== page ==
The feature fusion matrix can highlight the original features maximally. However, in the adjustment process of realtime change, more features are randomly added or denoised. In order to retain the original features of the task and the output characteristics after adding or removing noise, it’s necessary increase the times of adding or eliminating the noise as much as possible [18], which can be achieved by using feature income mapping plus multiple iterations.
3.1 Grouping and mapping
Considering that the sparse similarity matrix can better highlight the clustering performance [11], feature zeroing can be used at random to reduce noise. Also, because the data of the same clustering feature differ only in a few features, random noise reduction for multiple times on the same data can be analogized to the common representation of the same clustering feature in different states.
3.1.1 Feature classification and noise reduction
Considering the "contributionreward" rule of the nodes and different prominence of the features in the feature fusion matrix $A_{i j},$ the feature ordering was performed: $A_{(1)} \geq A_{(2)} \geq$ $\ldots \geq A_{\left(n^{2}\right)}$
In addition, the probability of noise reduction for each original feature should be 1α higher than that of the total nodes, where α<(0,1), and α is the threshold. With the first $\alpha \bullet n^{2}$ eatures that satisfy the ordering unchanged, the remaining features are all set to 0, to generate a sparse matrix. It is shown in Eq. (9):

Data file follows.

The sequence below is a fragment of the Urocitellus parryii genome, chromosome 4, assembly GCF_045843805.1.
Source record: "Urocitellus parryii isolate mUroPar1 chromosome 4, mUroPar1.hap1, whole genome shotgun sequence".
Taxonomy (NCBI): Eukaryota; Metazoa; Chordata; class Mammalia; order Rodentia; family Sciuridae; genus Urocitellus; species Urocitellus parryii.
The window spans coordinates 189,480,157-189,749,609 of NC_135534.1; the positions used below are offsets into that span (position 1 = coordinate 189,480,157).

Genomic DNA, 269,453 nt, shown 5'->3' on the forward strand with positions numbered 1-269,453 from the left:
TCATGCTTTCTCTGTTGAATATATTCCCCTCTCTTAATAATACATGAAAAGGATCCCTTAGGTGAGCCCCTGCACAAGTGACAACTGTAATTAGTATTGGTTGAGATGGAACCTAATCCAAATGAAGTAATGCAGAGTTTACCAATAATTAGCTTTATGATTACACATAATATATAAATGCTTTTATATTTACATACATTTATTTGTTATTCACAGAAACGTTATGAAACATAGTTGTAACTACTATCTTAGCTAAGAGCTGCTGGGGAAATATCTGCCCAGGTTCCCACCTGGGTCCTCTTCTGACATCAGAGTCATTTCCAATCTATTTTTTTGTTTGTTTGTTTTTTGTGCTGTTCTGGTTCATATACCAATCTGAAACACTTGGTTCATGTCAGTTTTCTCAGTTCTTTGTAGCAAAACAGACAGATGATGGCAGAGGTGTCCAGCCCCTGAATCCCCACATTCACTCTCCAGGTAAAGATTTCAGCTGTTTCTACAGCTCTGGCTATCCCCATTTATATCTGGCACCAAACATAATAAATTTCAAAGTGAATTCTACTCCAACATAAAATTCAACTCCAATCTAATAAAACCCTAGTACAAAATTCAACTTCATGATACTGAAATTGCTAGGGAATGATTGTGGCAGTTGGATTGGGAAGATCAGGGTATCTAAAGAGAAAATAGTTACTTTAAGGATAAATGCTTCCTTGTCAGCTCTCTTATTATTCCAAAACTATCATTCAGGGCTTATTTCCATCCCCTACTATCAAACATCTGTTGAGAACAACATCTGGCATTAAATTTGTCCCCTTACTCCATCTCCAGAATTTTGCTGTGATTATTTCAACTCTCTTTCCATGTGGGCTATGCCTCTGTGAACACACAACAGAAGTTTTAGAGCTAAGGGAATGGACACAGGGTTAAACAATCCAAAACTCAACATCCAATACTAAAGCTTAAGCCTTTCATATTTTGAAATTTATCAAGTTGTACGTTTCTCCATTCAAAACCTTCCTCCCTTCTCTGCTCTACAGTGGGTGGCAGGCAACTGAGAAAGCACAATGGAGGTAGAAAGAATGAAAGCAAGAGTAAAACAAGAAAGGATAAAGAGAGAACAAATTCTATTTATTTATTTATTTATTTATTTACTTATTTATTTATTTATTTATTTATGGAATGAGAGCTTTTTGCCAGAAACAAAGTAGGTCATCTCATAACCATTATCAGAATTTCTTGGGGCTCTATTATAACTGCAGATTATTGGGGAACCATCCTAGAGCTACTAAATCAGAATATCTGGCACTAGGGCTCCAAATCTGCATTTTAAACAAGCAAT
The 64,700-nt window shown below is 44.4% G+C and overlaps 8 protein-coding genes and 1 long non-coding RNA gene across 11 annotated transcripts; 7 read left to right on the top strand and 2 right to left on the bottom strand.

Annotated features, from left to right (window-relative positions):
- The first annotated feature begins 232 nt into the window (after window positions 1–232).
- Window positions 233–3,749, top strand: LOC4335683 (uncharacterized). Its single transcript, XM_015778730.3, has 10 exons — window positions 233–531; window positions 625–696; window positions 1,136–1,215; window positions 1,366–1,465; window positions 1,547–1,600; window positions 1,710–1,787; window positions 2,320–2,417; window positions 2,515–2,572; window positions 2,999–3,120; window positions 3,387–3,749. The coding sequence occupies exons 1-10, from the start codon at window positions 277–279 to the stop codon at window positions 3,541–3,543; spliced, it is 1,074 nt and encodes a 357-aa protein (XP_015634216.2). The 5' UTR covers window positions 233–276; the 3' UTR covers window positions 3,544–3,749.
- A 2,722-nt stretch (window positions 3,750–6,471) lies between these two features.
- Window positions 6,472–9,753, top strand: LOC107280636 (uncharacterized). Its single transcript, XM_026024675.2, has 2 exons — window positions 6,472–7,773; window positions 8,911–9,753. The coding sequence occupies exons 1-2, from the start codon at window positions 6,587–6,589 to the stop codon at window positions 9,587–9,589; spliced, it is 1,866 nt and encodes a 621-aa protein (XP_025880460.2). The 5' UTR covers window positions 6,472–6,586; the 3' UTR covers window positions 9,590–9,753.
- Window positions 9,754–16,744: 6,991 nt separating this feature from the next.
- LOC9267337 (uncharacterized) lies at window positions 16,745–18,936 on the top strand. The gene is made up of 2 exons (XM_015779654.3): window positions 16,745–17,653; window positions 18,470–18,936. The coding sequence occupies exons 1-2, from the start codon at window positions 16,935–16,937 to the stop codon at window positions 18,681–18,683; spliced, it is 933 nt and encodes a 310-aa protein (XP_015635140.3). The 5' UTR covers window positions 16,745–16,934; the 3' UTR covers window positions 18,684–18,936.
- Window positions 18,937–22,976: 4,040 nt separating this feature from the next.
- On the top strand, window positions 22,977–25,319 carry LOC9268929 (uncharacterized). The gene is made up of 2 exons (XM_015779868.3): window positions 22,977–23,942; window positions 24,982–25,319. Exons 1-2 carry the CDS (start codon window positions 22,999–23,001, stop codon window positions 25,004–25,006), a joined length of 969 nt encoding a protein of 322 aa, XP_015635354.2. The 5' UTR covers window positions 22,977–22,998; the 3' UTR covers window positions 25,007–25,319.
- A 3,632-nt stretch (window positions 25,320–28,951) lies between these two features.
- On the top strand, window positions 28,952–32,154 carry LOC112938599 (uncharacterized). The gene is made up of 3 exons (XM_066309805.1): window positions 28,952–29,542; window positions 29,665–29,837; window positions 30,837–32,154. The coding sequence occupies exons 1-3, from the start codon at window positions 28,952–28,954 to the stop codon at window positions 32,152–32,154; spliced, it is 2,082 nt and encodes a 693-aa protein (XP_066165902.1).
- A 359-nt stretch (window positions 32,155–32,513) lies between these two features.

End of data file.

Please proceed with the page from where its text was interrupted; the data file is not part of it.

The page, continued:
$A_{i j}=\left\{\begin{array}{cc}A_{i j} & A t A_{i j}=A_{(k)}, \text { and } k \leq \alpha \cdot n^{2} \\ 0 & \text { Others }\end{array}\right.$ (9)
3.1.2 Feature feedback and income mapping
Different behavioral strategies of nodes generate different reward feedback, and affect the further behavior of nodes, so as to achieve the consistency between the nodes and the overall interests finally.
Therefore, highlight the features of fully contributing nodes by strengthening the tightness of this type of node group, and improve the overall capital of the network; perform the income mapping of the feature fusion matrix after the noise reduction, and realize the maximum benefit of public resource capital [19]. The specific process is as follows:
(1) For existing denoised sparse matrix$A=\left[A^{1}, A^{2}, \ldots, A^{n}\right] \in A^{\tilde{n} \times \tilde{n}}(\tilde{n}$ is the number of nodes), add the feature constant signal multiplier $k$ and then $A=[A ; k] \in A^{(\tilde{n}+1) \times \tilde{n}},$ among which $k \in$ $R^{1 \times \tilde{n}} .$ mSDA [11] was used to optimize feature targets.
(2) Perform noise reduction for m times, and obtain the target optimization result as shown in Eq. (10):
$\min _{K} \frac{1}{2 m \tilde{n}} \sum_{i=1}^{m}\left\AK \tilde{A}_{i}\right\_{F}^{2}$ (10)
where, A_{i} is the ith version of A after adding the signal multiplier k, K is the feature matrix of the resource multiplied signal, and F is the process of multiple feature noise reductions.
(3) Perform multiple iterations of the features on a row basis to generate a revenue matrix M that has both the unique revenue characteristics and the common characteristics among the revenues, as shown in Eqns. (11) and (12):
$h^{i}=\left[A^{1}, \ldots, A^{\tilde{n}}\right]$ (11)
$M=\left[h^{0} ; \ldots ; h^{g}\right]$ (12)
where, h^{i} is the income data source for the ith group and M is the overall revenue matrix generated by all the g groups.